The film version of Ira Levin's horror classic is probably more well known, ironically, than the actual novel is. As Stephen King mentions in his nonfiction book Danse Macabre "Horror Fiction": "It was one of those rare cases where if you had read the book you didn't have to see the movie, and if you had seen the movie, you didn't have to read the book." Page 295. The film was very close to the novel in its adaptation. But because books are always better than the films they inspire, which is certainly no less true with Rosemary's Baby, there were still enough nuances in the novel which weren't conveyed in the film that made me fully enjoy this dark and foreboding story of Satan and of his devilish offspring.
The novel revolves around Guy and Rosemary Woodhouse, the former a struggling New York actor and his beautiful and devoted wife who yearns to be a mommy-to-be. She is from the Midwest and is the keeper of faith and traditional values while Guy is the self-absorbed progressive and intellectual actor who rates success by being the possessor of the best of everything. Yet, as a young couple, they complement each other. She keeps him grounded and he offers her a sense of worldliness and excitement. On the cusp of signing a lease for an apartment that neither of the two are fond of, they discover an opening at the prestigious and gothic stylized Bramford Apartments, also known as Black Bramford, nicknamed that (unbeknownst to Guy and Rosemary) for its high rate of suicides and past residents who were killers, cannibals, occultists and practitioners of witchcraft. One would qualify it as a home that has a dark charm to it, if you're in to that kind of thing. Upon visiting it, Guy and Rosemary fall in love with the place and its potential and for the fact that it is located not too far from the theater district where Guy can always be near potential auditions. They ultimately do take the place and only learn of the Bramford's dark past by way of a writer friend named Hutch who unnerves Rosemary to the point of wanting to possibly get out of the place. But Guy calms her down, citing the absurdity of superstition, and Rosemary acquiesces.
While settling in, Rosemary befriends a young woman named Terry, a reformed drug addicted runaway whom Rosemary meets while doing laundry in the creepy basement; she is staying with an elderly couple by the name of Minnie and Roman Castevet a.k.a. Steven Marcato, an elderly childless couple who have a penchant for being overly kind and protective, but their goodness belies a darker want; they, coincidentally, live next door to the Woodhouses whose apartment was initially a part of the theirs until it got divided. Because the Bramford is old and eerie, Terry and Rosemary make a pack to do their laundry together, just so they don't have to be alone. With that gentle introduction by Terry of a warm elderly couple being so near by, Rosemary is comforted with a measure of security that if something were to, in all likelihood, go wrong, she would at least be in the immediate vicinity of good people similar to those in her native state of Nebraska. The reference to apathy that Rosemary makes clearly stemmed from the murder of Kitty Genovese, a woman whose neighbors did absolutely nothing when they knew that she was being viciously and repeatedly attacked. While Rosemary and Guy are out on an outing, something unfortunate happens to Terry, an unfortunate incident that eventually leads to the meeting of the Woodhouses with the Castevets. Through that meeting, Minnie and Roman endear themselves to Guy and Rosemary, flattering them and regaling them, especially Guy, with stories of the theatre and of their worldliness. Guy covets Roman and Minnie's life experiences, and to quench that insatiable hunger, he is let in on a little personal secret that Minnie and Roman harbor. They not only have an evil secret, they have an evil desire which involves Rosemary. For the tradeoff of his wife to a Satanic coven for a rebirth or revival of sorts of their demonic desires and philosophy, Guy will be will be compensated with riches and successes beyond his wildest imagination. And with that temptation floating before him, how can he possibly refuse? Utterly engaging and most definitely unsettling, Rosemary becomes an unwitting vessel, the incubator by which the son of the Evil one enters into earthly existence. The act is as sneaky and premeditated as it is manipulative, definite hallmarks of absolute evil.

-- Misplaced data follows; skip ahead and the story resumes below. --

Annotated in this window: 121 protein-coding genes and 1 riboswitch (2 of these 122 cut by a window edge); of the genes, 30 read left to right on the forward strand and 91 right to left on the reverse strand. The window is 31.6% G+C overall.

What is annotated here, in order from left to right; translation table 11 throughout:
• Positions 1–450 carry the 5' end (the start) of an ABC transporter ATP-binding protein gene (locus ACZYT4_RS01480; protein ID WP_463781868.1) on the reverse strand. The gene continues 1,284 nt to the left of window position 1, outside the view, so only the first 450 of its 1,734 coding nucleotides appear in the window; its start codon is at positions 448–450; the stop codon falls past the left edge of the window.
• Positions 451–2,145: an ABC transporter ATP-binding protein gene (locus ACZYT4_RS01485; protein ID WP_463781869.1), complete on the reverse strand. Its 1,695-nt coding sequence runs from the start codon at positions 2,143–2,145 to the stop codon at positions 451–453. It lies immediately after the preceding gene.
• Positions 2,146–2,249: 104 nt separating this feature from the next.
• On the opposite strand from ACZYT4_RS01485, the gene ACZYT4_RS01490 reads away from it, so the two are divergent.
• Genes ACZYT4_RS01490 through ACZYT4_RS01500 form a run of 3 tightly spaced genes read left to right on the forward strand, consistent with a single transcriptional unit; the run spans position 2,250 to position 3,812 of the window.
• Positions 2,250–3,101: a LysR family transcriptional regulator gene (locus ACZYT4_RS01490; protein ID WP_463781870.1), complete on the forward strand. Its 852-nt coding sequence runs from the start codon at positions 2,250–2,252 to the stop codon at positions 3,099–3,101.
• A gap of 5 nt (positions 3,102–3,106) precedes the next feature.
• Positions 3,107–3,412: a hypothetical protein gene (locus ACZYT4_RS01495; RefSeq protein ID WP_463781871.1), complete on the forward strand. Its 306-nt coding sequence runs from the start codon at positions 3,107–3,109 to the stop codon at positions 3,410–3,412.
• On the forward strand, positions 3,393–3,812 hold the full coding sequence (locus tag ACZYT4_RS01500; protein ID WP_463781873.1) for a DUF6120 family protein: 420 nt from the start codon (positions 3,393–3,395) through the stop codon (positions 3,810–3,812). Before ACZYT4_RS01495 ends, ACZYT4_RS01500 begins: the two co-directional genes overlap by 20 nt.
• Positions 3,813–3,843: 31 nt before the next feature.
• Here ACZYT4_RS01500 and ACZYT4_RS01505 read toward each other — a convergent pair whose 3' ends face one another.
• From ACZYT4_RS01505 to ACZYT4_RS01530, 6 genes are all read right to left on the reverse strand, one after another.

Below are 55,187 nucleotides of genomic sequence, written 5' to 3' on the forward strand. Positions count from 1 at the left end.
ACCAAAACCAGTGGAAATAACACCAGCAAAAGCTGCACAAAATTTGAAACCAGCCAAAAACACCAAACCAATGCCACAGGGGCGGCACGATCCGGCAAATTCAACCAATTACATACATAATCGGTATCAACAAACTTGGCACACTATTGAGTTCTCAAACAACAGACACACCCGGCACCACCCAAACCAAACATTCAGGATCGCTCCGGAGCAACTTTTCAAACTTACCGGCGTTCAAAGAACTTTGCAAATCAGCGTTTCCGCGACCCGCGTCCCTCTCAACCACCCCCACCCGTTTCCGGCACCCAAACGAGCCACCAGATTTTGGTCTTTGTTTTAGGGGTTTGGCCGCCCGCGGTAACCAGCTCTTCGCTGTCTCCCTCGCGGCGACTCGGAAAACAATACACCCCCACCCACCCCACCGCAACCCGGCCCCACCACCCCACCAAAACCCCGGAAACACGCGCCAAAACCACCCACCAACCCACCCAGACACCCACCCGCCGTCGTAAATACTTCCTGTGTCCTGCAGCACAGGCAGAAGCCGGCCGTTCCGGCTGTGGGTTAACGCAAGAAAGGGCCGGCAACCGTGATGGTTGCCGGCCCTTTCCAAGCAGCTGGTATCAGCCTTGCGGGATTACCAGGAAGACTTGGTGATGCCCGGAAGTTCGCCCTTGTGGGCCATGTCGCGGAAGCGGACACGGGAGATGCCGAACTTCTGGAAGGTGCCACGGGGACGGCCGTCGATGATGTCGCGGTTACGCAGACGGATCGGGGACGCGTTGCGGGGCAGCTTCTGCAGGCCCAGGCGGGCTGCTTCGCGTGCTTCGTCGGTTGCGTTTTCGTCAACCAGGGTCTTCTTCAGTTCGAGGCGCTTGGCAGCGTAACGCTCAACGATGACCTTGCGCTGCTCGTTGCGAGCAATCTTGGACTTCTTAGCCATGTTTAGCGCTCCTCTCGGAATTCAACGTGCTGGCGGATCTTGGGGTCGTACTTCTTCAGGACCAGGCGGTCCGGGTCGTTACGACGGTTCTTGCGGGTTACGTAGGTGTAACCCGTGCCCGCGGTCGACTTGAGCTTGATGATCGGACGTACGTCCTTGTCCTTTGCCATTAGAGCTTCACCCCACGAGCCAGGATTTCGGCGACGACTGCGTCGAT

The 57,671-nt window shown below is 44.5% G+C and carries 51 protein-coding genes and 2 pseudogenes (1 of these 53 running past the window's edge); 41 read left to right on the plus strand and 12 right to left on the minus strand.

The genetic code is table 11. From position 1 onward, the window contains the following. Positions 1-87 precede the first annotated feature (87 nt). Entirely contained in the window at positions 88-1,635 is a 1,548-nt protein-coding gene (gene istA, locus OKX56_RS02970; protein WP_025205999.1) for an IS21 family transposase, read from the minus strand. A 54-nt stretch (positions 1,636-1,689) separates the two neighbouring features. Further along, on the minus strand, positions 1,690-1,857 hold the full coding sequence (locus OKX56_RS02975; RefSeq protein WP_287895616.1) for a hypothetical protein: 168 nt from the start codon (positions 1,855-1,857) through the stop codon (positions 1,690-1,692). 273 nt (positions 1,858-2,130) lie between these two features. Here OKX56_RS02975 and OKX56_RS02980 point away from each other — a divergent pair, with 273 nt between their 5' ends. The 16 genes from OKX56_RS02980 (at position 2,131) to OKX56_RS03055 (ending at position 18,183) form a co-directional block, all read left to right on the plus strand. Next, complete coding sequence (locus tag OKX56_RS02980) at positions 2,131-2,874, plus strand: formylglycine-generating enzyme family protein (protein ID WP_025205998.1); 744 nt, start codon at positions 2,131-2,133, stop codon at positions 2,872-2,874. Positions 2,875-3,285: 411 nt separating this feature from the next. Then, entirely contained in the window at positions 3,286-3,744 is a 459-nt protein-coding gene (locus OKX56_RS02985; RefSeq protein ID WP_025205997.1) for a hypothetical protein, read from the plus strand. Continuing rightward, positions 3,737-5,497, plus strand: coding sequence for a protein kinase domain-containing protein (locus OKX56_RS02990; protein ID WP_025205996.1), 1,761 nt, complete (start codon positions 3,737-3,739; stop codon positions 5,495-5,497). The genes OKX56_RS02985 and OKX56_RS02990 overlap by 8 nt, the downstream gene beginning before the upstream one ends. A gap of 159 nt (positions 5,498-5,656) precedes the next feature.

Rosemary is a devout Catholic or at least she was raised to be. But in being with Guy and living during the time of the turbulent sixties in cosmopolitan New York, faith was indeed in question; people sought out cults and spiritual gurus or even going so far as to adhering to the catch phrase that God is Dead. All this people did, and traditional religion was cast aside. Rosemary who was raised to be devout faltered away from the ultimate truth into agnosticism, and due to that, became susceptible to the ultimate evil, with Guy, her pagan husband, acting as a liaison between the earthly realm and the demonic realm. The Castevets act as all-knowing ushers for Guy, helping him along the way. But in the end, it is Rosemary or "Roo" as Guy affectionately refers to her who suffers the most.
Rosemary's Baby is indeed a contemporary horror classic that slowly gets revealed as each layer is stripped away. The book is just as good as the movie and vice versa. And Stephen King is absolutely correct in his summation of Ira Levin, calling him "...the Swiss watchmaker of the suspense novel." Danse Macabre "Horror Fiction" Page 195.